Joshua Gill’s review published on Letterboxd:
I think it’s safe to say that Tarantino is one of the best living directors to date. His films have almost never dipped below decent and he always finds ways to balance likable characters and thrilling action. While Once Upon a Time in Hollywood is mostly a departure from Tarantino’s signature style of fast paced action expertly woven with well written characters, this may be one of his best films to date.
Like I said before, this film is a departure from the typical Tarantino formula, opting to be much slower and dialogue heavy. This strategy can only work if the acting of this film is perfect, and I’m glad to say that it was. The film is carried by it’s performances and writting and its so amazing to see that everyone did their absolute best in this film. Leonardo DiCaprio is amazing, Brad Pitt steals the show, and their chemistry is easily the best aspect of the film. Their’s a scene where both of them commentate over a television episode and it manages to somehow be entertaining. Even Margot Robbie, as she seemingly has little to do in the film, manages to give a great performance as she explores this nostalgic trip back to the golden era of Hollywood.
Tarantino once stated that this film was “my most personal film” and “my love letter to L.A.” These sentiments are expressed passionately through its cinematography and production design. Their is not a single frame in this film that breaks the perception that this is 1969 Hollywood. The production captures this this time period perfectly while peppering in many films nostalgic to Tarantino. Even the title of the film is inspired by Sergio Leone’s films Once Upon a Time in the West and Once Upon a Time in America. The cinematography also oozes nostalgia from classic films of the era. There was a birds-eye-view shot of a man riding on a horse that seems heavily inspired by westerns of the 60’s, and that’s only scratching the surface of the shots used to express that love of Hollywood.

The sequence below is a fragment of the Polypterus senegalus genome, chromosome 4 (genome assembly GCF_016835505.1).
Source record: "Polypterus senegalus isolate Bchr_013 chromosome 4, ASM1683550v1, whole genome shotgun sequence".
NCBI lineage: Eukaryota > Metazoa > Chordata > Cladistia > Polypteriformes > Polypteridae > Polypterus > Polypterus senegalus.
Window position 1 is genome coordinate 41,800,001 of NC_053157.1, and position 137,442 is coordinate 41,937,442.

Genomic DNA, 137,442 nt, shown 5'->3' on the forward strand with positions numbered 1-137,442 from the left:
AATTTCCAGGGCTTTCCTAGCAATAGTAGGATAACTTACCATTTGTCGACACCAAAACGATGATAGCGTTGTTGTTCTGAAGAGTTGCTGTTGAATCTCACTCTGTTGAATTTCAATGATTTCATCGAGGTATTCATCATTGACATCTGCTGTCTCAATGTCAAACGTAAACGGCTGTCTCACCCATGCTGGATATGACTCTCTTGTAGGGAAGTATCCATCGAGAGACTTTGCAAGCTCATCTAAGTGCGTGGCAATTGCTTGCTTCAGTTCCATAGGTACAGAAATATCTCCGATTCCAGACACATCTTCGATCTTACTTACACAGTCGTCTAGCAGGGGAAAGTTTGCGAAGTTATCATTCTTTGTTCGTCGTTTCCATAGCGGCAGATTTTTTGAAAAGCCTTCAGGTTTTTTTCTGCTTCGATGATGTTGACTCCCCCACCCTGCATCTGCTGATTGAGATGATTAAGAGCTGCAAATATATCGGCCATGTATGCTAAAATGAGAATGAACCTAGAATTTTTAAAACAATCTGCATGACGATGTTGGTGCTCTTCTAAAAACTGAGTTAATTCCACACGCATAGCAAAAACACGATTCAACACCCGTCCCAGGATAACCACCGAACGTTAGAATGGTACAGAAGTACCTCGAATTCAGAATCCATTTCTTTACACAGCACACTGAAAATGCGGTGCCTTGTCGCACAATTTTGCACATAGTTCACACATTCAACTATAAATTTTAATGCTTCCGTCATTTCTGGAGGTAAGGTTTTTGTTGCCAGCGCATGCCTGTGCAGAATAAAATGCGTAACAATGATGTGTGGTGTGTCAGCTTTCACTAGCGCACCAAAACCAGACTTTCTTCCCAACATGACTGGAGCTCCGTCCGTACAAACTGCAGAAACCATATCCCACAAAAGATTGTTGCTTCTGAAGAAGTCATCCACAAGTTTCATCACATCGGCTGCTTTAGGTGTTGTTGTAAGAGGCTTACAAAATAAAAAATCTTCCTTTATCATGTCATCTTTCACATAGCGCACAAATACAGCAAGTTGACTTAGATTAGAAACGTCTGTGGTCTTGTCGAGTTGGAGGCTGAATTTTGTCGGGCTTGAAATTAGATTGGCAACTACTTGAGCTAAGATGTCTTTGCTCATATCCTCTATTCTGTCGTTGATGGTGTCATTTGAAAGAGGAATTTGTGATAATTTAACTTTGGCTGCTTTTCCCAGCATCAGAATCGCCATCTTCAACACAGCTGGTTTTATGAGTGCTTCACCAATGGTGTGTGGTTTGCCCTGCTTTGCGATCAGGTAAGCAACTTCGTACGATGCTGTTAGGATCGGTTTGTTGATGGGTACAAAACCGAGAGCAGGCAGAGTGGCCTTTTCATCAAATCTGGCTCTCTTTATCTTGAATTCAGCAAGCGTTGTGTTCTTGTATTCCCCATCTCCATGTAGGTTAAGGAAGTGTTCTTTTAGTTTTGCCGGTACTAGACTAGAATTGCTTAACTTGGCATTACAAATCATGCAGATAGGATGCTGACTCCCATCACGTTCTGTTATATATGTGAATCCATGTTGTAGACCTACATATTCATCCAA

Once Upon a Time in Hollywood is one of Tarantino’s most passionate films in his filmography. With the unbelievable performances, stellar production and shots, it’s a film that immerses its viewer into the foundational, wild, and magical world of 1969 Hollywood. It’s simply of product of love from a talented director who clearly admires an era of Hollywood that inspired his career.